Demographic change is creating major headwinds for the US economy, as confirmed by its disappointing first quarter GDP growth of 0.2 per cent. Consumption accounts for around 70 per cent of US GDP, and new data on household spending from the US Bureau of Labor Statistics (BLS) demonstrate how the ageing of the US population is creating major structural change in the economy. One key factor is that there are more older people than ever before, due to a combination of the ageing of the US baby boomer generation (those born between 1946 and 1964) and increasing life expectancy.
Older people tend to spend less, as they already own most of what they need and their incomes decline as they enter retirement. Equally important is the collapse that has occurred in US fertility rates since the peak of the baby boom. These have nearly halved from the 3.33 babies/woman level of the mid-1950s to just 1.97 babies/woman today, below the level required to replace the population. As a result, the size of the 25-54 age group, historically the main wealth creators, has plateaued in the US.
The above chart highlights how these two developments have impacted spending patterns between 2000 and 2014:
- In 2000, there were 65m households headed by someone in the wealth creator (25-54) cohort, almost double the 36m in the 55+ cohort
- But from 2001, the boomers began to move into the 55+ cohort, causing its numbers to rise by more than a third, to 52m by 2014. Meanwhile, the wealth creator cohort plateaued at 66m.
- These trends are likely to continue. There are few signs of any increase in fertility rates, while the average 65-year old American baby boomer can now expect to live for another 20 years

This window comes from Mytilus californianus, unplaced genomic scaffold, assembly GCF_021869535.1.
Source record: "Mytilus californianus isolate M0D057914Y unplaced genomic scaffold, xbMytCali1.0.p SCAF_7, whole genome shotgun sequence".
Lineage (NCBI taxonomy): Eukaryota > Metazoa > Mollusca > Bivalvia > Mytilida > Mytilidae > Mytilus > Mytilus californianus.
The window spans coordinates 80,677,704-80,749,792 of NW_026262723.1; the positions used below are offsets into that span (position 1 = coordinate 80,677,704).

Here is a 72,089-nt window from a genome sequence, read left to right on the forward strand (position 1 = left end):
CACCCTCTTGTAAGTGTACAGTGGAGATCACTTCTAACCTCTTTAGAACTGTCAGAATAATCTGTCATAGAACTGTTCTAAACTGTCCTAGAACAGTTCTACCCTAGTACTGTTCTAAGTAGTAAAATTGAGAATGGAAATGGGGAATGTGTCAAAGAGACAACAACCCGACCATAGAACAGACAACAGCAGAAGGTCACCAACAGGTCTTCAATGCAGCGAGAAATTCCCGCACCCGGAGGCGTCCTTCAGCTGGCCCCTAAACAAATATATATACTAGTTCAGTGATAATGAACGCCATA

These trends have clear implications for the US economy, as this chart confirms:
- Consumption peaks in the 45 to 54 age-group, where the average spend was $63k in 2014
- 35 to 44 year-olds were close behind, with annual spending of $60k, while 25 to 34 year-olds spent $48k
- By comparison, 55 to 64 year-olds spent $56k, and those aged over 65 spent just $43k
- The only major area of spending that increases after 55 is healthcare, which rose from $4783 in the 45 – 54 age group to $6001 for the over-65s
One positive factor is that spending by older Americans increased between 2000 and 2014 in real terms (at 2014 prices) from $43k to $48k, as the first chart shows. But this was still a 15 per cent reduction against the $57k spent by the wealth creators. On the negative side, spending by the wealth creators declined by 5 per cent over the same period from $60k to $57k.
The BLS data highlights how baby boomers’ spending when they were in the wealth creator cohort created a demographic dividend for the US economy. But now, the ageing of the boomers and the collapse of fertility rates is steadily turning that dividend into a demographic deficit.
Of course, this is only bad news from the perspective of economic growth. Most Americans are highly delighted at having gained an extra 10 years of life expectancy since 1950. Their main worry instead, given today’s low interest rates, is how to finance their extended retirement.